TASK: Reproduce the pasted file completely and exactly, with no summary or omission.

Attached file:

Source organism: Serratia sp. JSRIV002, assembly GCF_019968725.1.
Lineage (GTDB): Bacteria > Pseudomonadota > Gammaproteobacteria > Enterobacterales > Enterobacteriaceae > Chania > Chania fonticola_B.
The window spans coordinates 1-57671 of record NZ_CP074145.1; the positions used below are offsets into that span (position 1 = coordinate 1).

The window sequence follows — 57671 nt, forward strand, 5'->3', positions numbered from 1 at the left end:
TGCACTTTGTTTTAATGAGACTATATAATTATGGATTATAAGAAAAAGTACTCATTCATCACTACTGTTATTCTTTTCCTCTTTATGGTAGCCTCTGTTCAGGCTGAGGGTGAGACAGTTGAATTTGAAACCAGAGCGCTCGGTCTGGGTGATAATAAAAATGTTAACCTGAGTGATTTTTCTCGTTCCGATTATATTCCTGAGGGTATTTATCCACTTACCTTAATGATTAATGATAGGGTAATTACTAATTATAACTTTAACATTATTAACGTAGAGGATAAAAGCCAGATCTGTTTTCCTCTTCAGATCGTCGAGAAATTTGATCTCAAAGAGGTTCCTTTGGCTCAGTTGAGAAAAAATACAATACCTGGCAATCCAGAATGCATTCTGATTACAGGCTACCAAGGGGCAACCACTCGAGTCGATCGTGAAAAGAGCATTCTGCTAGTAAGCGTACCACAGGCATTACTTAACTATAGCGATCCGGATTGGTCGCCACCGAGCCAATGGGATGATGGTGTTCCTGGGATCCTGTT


Source organism: Serratia sp. JSRIV002, assembly GCF_019968725.1.
Lineage (GTDB): Bacteria > Pseudomonadota > Gammaproteobacteria > Enterobacterales > Enterobacteriaceae > Chania > Chania fonticola_B.
The window spans coordinates 1-57671 of record NZ_CP074145.1; the positions used below are offsets into that span (position 1 = coordinate 1).

The window sequence follows — 57671 nt, forward strand, 5'->3', positions numbered from 1 at the left end:
TGCACTTTGTTTTAATGAGACTATATAATTATGGATTATAAGAAAAAGTACTCATTCATCACTACTGTTATTCTTTTCCTCTTTATGGTAGCCTCTGTTCAGGCTGAGGGTGAGACAGTTGAATTTGAAACCAGAGCGCTCGGTCTGGGTGATAATAAAAATGTTAACCTGAGTGATTTTTCTCGTTCCGATTATATTCCTGAGGGTATTTATCCACTTACCTTAATGATTAATGATAGGGTAATTACTAATTATAACTTTAACATTATTAACGTAGAGGATAAAAGCCAGATCTGTTTTCCTCTTCAGATCGTCGAGAAATTTGATCTCAAAGAGGTTCCTTTGGCTCAGTTGAGAAAAAATACAATACCTGGCAATCCAGAATGCATTCTGATTACAGGCTACCAAGGGGCAACCACTCGAGTCGATCGTGAAAAGAGCATTCTGCTAGTAAGCGTACCACAGGCATTACTTAACTATAGCGATCCGGATTGGTCGCCACCGAGCCAATGGGATGATGGTGTTCCTGGGATCCTGTT